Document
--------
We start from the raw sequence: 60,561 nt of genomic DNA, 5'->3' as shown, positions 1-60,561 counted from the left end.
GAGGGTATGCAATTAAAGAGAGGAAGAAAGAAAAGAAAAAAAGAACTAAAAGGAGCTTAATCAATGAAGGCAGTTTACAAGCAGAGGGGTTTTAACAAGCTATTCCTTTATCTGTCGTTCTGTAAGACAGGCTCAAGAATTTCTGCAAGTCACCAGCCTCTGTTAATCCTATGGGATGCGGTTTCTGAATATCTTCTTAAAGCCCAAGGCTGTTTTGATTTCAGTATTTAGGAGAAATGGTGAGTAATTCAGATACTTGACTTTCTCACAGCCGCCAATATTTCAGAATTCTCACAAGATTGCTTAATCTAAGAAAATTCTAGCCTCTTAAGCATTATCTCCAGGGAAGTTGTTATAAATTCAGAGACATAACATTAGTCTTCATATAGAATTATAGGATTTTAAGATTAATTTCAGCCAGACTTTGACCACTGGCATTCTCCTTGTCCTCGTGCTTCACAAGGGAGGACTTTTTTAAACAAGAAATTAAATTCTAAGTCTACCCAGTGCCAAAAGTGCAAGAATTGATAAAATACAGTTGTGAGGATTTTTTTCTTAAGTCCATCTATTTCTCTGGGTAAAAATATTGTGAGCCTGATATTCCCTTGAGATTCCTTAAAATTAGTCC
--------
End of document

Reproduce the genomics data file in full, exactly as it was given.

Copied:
We start from the raw sequence: 60,561 nt of genomic DNA, 5'->3' as shown, positions 1-60,561 counted from the left end.
GAGGGTATGCAATTAAAGAGAGGAAGAAAGAAAAGAAAAAAAGAACTAAAAGGAGCTTAATCAATGAAGGCAGTTTACAAGCAGAGGGGTTTTAACAAGCTATTCCTTTATCTGTCGTTCTGTAAGACAGGCTCAAGAATTTCTGCAAGTCACCAGCCTCTGTTAATCCTATGGGATGCGGTTTCTGAATATCTTCTTAAAGCCCAAGGCTGTTTTGATTTCAGTATTTAGGAGAAATGGTGAGTAATTCAGATACTTGACTTTCTCACAGCCGCCAATATTTCAGAATTCTCACAAGATTGCTTAATCTAAGAAAATTCTAGCCTCTTAAGCATTATCTCCAGGGAAGTTGTTATAAATTCAGAGACATAACATTAGTCTTCATATAGAATTATAGGATTTTAAGATTAATTTCAGCCAGACTTTGACCACTGGCATTCTCCTTGTCCTCGTGCTTCACAAGGGAGGACTTTTTTAAACAAGAAATTAAATTCTAAGTCTACCCAGTGCCAAAAGTGCAAGAATTGATAAAATACAGTTGTGAGGATTTTTTTCTTAAGTCCATCTATTTCTCTGGGTAAAAATATTGTGAGCCTGATATTCCCTTGAGATTCCTTAAAATTAGTCC